The present invention therefore relates to a microfoamed fruit or vegetable purée containing native defatted soluble seric proteins and optionally a texturing agent, the overrun being less than or equal to 50%, the average diameter of bubbles being less than 200 μm and the microfoamed fruit or vegetable purée being stable over at least 28 days at a temperature between 1 and 10° C.

In the sense of the present invention, the term of “microfoaming” means the injection of a very small amount of gas (<50% in volume, preferably <30% in volume, advantageously=20% in volume) to produce after foaming bubbles of very low granulometry, virtually invisible to the naked eye, the average diameter of the bubbles being less than 200 μm. Advantageously, the injected gas is traditionally selected from air and nitrogen, but may also contain oxide of N2(N2O) or CO2.

In the sense of the present invention, the term of “microfoamed fruit or vegetable purée” means the purée obtained as a result of microfoaming according to the present invention.

The overrun of a microfoamed fruit or vegetable purée according to the present invention is therefore <50%, preferably <30%, advantageously=20%. The overrun is defined as the volume fraction of gas in the microfoamed products and is defined as follows:

Overrun=(unfoamedproductpotmass-foamedproductpotmass)×100unfoamedproductpotmass

The average diameter of a bubble D3.2 responds to the following equation: D3.2=sum (i=1 to n)di3/sum (i=1 to n)di2

Advantageously the average diameter D3.2 of the bubbles is between 50 and 200 μm, advantageously between 80 and 180 μm, even more advantageously between 100 and 150 μm.

In the sense of the present invention, the term of “native” means any non-denatured or very slightly denatured protein (the denaturation level of proteins can be calculated by quantification of the percentage of non-solubilised seric proteins at their isoelectric pH). This is therefore not a by-product of the cheese industry. Further, thermal treatment applied to it if necessary must be done at a temperature which does not cause denaturation of the protein and over sufficient but limited time. Advantageously native defatted soluble seric proteins are obtained by a method of demineralisation and/or ultrafiltration and/or microfiltration of milk deprived of heat or by a chemical or enzymatic treatment of milk. Advantageously, the denaturation level of seric proteins is less than 5%, advantageously, less than 2%, even more advantageously it is around 1%. These methods preserve the natural quality and bioactivity of the seric proteins obtained. Advantageously seric proteins according to the present invention contain at least 50% by weight of beta-lactoglobulin, advantageously, 57% by weight and advantageously less than 20% by weight of α-lactalbumin, advantageously 18% by weight.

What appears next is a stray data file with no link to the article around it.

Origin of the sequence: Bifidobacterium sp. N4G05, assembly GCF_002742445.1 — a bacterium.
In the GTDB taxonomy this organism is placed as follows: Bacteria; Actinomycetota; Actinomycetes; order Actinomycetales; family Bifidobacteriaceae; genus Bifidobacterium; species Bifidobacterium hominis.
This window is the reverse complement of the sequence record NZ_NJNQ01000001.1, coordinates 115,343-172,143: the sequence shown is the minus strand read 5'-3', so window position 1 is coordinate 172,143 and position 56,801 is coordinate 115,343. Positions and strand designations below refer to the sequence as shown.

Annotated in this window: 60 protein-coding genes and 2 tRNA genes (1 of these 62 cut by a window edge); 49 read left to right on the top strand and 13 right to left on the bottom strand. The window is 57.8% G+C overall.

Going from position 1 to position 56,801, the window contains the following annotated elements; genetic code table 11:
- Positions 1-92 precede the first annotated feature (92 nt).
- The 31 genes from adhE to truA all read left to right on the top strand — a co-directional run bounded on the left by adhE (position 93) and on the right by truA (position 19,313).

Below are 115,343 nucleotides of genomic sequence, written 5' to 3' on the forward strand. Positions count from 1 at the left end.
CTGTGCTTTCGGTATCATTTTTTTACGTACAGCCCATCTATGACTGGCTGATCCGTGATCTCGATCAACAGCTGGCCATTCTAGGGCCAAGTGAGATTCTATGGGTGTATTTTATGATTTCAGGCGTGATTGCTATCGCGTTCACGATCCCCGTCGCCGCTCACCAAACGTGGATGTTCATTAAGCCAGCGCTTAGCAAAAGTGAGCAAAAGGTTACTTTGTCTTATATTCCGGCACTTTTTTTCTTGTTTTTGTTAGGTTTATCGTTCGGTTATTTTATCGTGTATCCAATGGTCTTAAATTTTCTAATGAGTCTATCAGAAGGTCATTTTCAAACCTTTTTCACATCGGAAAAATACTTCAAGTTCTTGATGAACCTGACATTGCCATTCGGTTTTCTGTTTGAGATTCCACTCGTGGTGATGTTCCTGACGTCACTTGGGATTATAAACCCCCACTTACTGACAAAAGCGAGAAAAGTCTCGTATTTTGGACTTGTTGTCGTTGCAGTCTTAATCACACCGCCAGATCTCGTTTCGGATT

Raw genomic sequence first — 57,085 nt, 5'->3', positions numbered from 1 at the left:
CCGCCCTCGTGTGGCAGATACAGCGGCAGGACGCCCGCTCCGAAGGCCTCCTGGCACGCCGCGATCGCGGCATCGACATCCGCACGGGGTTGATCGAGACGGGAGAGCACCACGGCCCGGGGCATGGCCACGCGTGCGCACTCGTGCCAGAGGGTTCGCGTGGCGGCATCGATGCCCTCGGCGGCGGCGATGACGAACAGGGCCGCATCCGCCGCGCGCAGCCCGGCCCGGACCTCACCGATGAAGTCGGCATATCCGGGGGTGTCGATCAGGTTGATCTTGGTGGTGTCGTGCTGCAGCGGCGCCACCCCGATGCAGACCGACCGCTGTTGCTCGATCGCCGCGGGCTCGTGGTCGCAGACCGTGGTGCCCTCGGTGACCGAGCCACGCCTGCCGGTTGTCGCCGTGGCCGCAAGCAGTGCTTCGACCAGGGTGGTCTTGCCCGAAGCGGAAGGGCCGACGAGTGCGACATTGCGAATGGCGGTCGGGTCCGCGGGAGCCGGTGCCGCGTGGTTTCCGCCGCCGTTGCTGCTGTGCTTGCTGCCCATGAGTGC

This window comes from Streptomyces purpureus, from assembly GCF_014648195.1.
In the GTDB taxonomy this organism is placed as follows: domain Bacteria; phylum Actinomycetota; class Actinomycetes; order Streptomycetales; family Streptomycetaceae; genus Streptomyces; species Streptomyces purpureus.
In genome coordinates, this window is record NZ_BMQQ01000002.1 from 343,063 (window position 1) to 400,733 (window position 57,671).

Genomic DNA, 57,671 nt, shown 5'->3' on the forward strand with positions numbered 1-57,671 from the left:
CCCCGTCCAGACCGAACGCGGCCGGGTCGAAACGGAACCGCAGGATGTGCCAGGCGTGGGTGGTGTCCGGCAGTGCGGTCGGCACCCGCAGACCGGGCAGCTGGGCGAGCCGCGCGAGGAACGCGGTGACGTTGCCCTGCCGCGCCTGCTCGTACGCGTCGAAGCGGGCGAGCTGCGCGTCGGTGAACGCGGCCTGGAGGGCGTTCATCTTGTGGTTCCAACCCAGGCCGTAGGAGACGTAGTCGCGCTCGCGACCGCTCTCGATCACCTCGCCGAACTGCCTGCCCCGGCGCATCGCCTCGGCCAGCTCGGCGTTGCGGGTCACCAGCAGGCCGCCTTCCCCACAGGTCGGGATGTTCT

In the sense of the present invention the term of “defatted” means any protein containing less than 1% by weight of fatty matter, advantageously less than 0.5% by weight, advantageously around 0.4% by weight of fatty matter.

Advantageously, these native defatted soluble seric proteins originate from isolates of native defatted soluble seric proteins of which the native defatted soluble seric proteins content is advantageously greater than 80% by weight, advantageously greater than 90% by weight.

Advantageously, these isolates contain little lactose, advantageously less than 10% by weight, advantageously, less than 4% by weight, even more advantageously around 3% by weight.

Advantageously, the isolates of native defatted soluble seric proteins are Prolacta 90 marketed by Lactalis company, Ultra whey-99 marketed by Volactive company or Promilk 852 FB marketed by Ingredia company.

The microfoamed fruit or vegetable purée according to the present invention advantageously contains between 0.08 and 2% by weight of native defatted soluble seric proteins relative to the total weight of the fruit or vegetable purée, advantageously between 0.09% and 2% by weight of native defatted soluble seric proteins relative to the total weight of the fruit or vegetable purée, even more advantageously between 0.1% and 2% by weight of native defatted soluble seric proteins relative to the total weight of the fruit or vegetable purée.

In the sense of the present invention the term of “fruit or vegetable purée” is understood to mean a fermentable but non-fermented product obtained by screening or other similar method of the comestible part of fruits or vegetables whole or peeled without eliminating juice. The purée can be concentrated and in this case is obtained from fruit or vegetable purée by physical elimination of a determined part of water of constitution.

Advantageously, the fruit is selected from the fruits known to the one skilled in the art such as for example apple, banana, raspberry, pear, mango, strawberry, peach and apricot.

Advantageously, the vegetable is selected from vegetables known to the one skilled in the art, such as for example carrot, beetroot and tomato.